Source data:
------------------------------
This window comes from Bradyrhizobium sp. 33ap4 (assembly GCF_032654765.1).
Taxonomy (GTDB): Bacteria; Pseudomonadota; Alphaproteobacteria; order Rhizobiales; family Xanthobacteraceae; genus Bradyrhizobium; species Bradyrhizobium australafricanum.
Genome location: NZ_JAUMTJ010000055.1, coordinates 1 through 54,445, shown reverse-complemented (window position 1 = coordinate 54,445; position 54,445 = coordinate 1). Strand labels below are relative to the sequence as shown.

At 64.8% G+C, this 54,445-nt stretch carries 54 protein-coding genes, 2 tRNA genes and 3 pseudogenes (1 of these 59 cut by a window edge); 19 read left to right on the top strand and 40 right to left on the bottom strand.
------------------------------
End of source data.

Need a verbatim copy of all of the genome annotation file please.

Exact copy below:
This window comes from Bradyrhizobium sp. 33ap4 (assembly GCF_032654765.1).
Taxonomy (GTDB): Bacteria; Pseudomonadota; Alphaproteobacteria; order Rhizobiales; family Xanthobacteraceae; genus Bradyrhizobium; species Bradyrhizobium australafricanum.
Genome location: NZ_JAUMTJ010000055.1, coordinates 1 through 54,445, shown reverse-complemented (window position 1 = coordinate 54,445; position 54,445 = coordinate 1). Strand labels below are relative to the sequence as shown.

At 64.8% G+C, this 54,445-nt stretch carries 54 protein-coding genes, 2 tRNA genes and 3 pseudogenes (1 of these 59 cut by a window edge); 19 read left to right on the top strand and 40 right to left on the bottom strand.